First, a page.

FIG. 1 illustrates that the temple protection device is worn by fastening it to the inner sweat band 32 of a baseball cap. The inner sweat band 32 of the wearer's cap is sandwiched in between the clamp device 22 and the hard plate shell 18. This secures the sweatband 32 between the clamp device 22 and the hard plate shell 18.

FIG. 1, FIG. 2, and FIG. 3, all show the temple protection device with interior padding, 26, 28, 30. The interior padding is further shown in FIG. 6, which illustrates the inner surface of the hard plate shell 34, with padding 26, 28, 30, attached thereto. The padding 26, 28, 30 is attached with an appropriate adhesive and provides increased protection to the wearer's head. The inner padding may be comprised of three pads, a top pad 26, middle pad 28, and lower pad 30; however, it will be obvious to anyone skilled in the art that the amount, placement, and arrangement of the pads may vary. For example, the top two pads, 26 and 28, may be replaced with one pad that substantially covers the full interior surface of the hard plate shell 18. Or, one pad may line the full interior surface of the temple protection device; including both the hard plate shell 18 and temple protection flap 20. The pad or pads are comprised of a single or multiple layer of suitable material that reduces impact force.

Referring to FIG. 4, in another embodiment of the temple protection device, the clamp device 22 is connected to the hard plate shell 18 at a hinge pin 36. In this embodiment, the clamp device 22 is pivotally connected to the hard plate shell 18, at a hinge pin 36, which rises slightly off of the surface of the hard plate shell, due to lifts 38, 40, on either end of the hinge pin 36, as shown in FIG. 4A. FIG. 4A is a top side view of the hard plate shell 18; lifts 38, 40; and hinge pin 36. The gap between the hinge pin 36 and the hard plate shell 18 provides a space for the joints 42, 44, at the top of the clamp device 22, to encircle the hinge pin 36, as shown in FIG. 4B, which is a top side view of the hard plate shell 18; lifts 38, 40; hinge pin 36; joints 42, 44; and camp device 22.

As shown in FIG. 4B and FIG. 5, when the joints 42, 44 are locked onto the hinge pin 36, a complete hinge point 46 is formed and the clamp device 22 is capable of performing an up and down flipping motion, as illustrated in FIG. 5.

As further shown in FIG. 4 and FIG. 5, interior padding 26, 28, 30, may be provided with this embodiment.

As further shown in FIG. 4 and FIG. 5, a strap 48 may be affixed to the clamp device 22 for the purpose of better securing the clamp device 22 against the inner sweat band and the hard plate shell 18. The strap 48 is affixed to the clamp device 22 by adhesive or other appropriate material. On the underside of the strap 48, there is a pad on the right side 50 with hook and loop fastening material such as Velcro®, and a pad on the left side 52, also with hook and loop fastening material such as Velcro®. On either side of the hard plate shell, there are pads 54, 56, with the opposite hook and loop fastening material to that of the pads on the underside of the strap 50, 52. Once the clamp device 22 is lowered onto the inner sweatband of the cap, the pads on the underside of the strap 50, 52, line up with the corresponding pads on the hard plate shell, 54, 56. Therefore, the strap 48, may be fastened to the hard plate shell 18 by pressing the ends of the strap with hook and loop fastening material 50, 52, against the pads with the opposite hook and loop fastening material 54, 56, that are located on the hard plate shell 18.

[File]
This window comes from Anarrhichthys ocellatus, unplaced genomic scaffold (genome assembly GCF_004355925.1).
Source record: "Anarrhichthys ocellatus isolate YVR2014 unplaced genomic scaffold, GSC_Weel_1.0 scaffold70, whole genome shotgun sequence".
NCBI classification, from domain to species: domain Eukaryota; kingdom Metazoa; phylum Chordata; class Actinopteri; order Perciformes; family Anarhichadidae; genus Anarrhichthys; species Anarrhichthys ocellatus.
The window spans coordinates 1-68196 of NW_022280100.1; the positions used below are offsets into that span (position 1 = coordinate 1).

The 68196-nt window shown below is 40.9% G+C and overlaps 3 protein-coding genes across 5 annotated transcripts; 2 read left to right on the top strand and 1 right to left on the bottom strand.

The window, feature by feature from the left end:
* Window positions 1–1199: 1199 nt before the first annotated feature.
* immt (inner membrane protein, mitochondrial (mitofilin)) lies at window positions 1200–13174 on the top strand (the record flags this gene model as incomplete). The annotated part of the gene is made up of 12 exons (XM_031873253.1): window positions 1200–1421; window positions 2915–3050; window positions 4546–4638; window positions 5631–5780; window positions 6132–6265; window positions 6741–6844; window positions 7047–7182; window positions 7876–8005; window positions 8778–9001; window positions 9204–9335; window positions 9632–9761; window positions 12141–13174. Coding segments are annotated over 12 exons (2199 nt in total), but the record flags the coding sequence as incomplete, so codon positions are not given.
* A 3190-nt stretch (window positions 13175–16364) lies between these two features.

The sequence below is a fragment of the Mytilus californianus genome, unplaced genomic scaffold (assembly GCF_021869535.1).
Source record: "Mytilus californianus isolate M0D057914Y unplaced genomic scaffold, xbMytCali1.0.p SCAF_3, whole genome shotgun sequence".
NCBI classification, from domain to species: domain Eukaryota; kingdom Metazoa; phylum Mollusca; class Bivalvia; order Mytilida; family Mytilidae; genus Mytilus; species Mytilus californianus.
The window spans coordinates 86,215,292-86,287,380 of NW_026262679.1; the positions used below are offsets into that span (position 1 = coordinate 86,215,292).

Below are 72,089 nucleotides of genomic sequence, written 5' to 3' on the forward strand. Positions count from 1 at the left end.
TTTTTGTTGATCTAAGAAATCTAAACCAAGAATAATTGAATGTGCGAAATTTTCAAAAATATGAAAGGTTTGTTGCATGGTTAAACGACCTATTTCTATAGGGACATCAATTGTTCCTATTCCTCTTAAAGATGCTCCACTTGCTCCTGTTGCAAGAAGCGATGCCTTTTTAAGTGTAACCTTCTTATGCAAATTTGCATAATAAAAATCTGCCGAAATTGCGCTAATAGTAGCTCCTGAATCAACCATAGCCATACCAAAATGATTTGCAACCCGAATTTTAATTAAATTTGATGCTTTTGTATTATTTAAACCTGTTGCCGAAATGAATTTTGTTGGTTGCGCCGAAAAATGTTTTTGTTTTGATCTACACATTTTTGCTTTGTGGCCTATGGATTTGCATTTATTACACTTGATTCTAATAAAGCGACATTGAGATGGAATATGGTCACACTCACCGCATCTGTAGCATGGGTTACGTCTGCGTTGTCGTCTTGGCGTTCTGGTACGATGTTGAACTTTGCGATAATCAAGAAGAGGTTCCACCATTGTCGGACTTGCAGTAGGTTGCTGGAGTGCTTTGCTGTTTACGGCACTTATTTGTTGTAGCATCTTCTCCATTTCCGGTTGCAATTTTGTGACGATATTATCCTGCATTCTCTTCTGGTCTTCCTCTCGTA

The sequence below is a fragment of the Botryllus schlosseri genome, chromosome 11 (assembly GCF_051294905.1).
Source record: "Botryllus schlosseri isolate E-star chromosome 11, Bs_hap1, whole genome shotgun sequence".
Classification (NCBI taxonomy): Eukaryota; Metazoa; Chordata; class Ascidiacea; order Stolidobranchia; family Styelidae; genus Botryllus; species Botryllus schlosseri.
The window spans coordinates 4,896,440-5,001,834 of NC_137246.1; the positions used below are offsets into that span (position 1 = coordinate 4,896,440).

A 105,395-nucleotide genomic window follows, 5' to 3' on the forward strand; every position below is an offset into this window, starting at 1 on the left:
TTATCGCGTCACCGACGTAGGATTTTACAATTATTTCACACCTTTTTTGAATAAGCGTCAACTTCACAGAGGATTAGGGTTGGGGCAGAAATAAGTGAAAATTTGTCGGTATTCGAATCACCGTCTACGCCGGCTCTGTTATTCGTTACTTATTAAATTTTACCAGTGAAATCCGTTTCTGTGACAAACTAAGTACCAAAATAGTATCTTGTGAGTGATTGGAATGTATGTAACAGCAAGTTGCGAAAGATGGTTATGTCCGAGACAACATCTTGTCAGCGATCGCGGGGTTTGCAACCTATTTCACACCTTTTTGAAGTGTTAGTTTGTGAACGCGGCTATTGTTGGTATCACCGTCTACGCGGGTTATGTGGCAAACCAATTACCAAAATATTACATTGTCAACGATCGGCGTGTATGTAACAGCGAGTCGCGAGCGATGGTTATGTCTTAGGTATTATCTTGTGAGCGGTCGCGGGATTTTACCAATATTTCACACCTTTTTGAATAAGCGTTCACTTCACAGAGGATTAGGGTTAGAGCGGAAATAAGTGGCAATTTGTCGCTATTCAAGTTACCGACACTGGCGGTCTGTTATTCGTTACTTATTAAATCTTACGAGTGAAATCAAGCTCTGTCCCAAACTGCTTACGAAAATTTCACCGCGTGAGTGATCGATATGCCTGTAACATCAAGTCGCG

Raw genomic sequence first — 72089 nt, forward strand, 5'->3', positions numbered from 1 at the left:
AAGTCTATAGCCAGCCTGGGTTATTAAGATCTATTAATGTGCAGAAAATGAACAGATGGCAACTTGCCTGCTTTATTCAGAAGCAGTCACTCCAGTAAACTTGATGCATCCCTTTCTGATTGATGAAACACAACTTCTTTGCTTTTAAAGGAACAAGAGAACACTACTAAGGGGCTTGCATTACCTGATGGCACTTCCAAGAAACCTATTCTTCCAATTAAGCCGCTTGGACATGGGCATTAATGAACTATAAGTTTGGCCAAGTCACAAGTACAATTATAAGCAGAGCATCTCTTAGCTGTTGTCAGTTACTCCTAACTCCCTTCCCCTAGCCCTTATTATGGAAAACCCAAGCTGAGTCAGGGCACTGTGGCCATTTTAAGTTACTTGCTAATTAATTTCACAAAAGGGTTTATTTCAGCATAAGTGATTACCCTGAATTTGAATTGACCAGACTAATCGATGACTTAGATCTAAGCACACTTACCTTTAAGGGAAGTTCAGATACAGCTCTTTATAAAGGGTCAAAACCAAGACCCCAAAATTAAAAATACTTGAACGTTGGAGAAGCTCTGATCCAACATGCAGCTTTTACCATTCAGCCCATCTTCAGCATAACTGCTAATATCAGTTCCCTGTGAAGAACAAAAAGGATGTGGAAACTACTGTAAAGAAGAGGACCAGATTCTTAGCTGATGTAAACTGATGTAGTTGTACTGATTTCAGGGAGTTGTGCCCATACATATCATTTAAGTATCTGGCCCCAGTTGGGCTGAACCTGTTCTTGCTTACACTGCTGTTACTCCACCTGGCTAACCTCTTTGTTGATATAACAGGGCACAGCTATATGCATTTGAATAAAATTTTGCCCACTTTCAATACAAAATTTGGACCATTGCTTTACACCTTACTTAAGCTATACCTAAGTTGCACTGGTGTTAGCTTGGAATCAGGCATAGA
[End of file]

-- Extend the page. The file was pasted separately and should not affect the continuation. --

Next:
With reference to FIG. 7, another embodiment of the hard plate shell 18 of the present invention will be described. In this embodiment, the thickness of the hard plate shell 18 tapers up slightly from the bottom to the top. This creates a downward slope, which substantially conforms to the shape of the wearer's cap; fits comfortably to the wearer's head inside of the wearer's cap; provides increased protection to the lower temple area and directs a projectile—such as a baseball—upward after contact with the device. The downward slope also narrows the gap between the clamp device 22 and the hard plate shell 18, thereby allowing the clamp device 22 to more securely press the inner sweat band of the wearer's cap against the hard plate shell 18.

As further shown in FIG. 7, interior padding 26, 28, 30, may be provided with this embodiment.

It should be understood that the foregoing description is only illustrative of the invention. Various alternatives and modifications can be devised by those skilled in the art without departing from the spirit or scope of the invention as described. Accordingly, the present invention is intended to embrace all such alternatives, modifications, and variances which fall within the scope of the appended claims.

Claims (8)

I claim:
1. A temple protection device comprising:
(a) a hard plate shell comprised of rigid material adapted to protect a wearer of said temple protection device from damage to the skull, head or temple areas or any combination thereof from impact forces to be worn underneath the wearer's baseball cap, and of sufficient size to substantially cover the temple area of the wearer that is covered by the wearer's cap;